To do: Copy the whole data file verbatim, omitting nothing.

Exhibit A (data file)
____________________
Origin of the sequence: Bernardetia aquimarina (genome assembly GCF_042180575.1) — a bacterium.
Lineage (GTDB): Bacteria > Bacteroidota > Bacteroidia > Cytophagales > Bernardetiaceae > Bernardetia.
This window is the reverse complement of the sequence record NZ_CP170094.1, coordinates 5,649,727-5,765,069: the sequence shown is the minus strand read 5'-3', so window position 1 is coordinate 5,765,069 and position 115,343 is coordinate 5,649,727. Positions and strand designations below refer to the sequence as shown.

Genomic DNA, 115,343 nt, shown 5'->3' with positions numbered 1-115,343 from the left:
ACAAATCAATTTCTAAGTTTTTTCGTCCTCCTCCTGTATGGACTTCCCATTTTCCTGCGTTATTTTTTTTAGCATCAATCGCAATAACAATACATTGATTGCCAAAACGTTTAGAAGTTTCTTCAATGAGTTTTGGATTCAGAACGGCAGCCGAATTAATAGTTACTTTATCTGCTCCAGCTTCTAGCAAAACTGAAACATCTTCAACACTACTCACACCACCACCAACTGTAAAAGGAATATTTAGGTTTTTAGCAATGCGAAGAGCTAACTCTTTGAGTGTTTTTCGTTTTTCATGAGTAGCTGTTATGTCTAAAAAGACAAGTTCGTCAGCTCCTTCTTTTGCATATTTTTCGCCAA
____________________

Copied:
Origin of the sequence: Bernardetia aquimarina (genome assembly GCF_042180575.1) — a bacterium.
Lineage (GTDB): Bacteria > Bacteroidota > Bacteroidia > Cytophagales > Bernardetiaceae > Bernardetia.
This window is the reverse complement of the sequence record NZ_CP170094.1, coordinates 5,649,727-5,765,069: the sequence shown is the minus strand read 5'-3', so window position 1 is coordinate 5,765,069 and position 115,343 is coordinate 5,649,727. Positions and strand designations below refer to the sequence as shown.

Genomic DNA, 115,343 nt, shown 5'->3' with positions numbered 1-115,343 from the left:
ACAAATCAATTTCTAAGTTTTTTCGTCCTCCTCCTGTATGGACTTCCCATTTTCCTGCGTTATTTTTTTTAGCATCAATCGCAATAACAATACATTGATTGCCAAAACGTTTAGAAGTTTCTTCAATGAGTTTTGGATTCAGAACGGCAGCCGAATTAATAGTTACTTTATCTGCTCCAGCTTCTAGCAAAACTGAAACATCTTCAACACTACTCACACCACCACCAACTGTAAAAGGAATATTTAGGTTTTTAGCAATGCGAAGAGCTAACTCTTTGAGTGTTTTTCGTTTTTCATGAGTAGCTGTTATGTCTAAAAAGACAAGTTCGTCAGCTCCTTCTTTTGCATATTTTTCGCCAA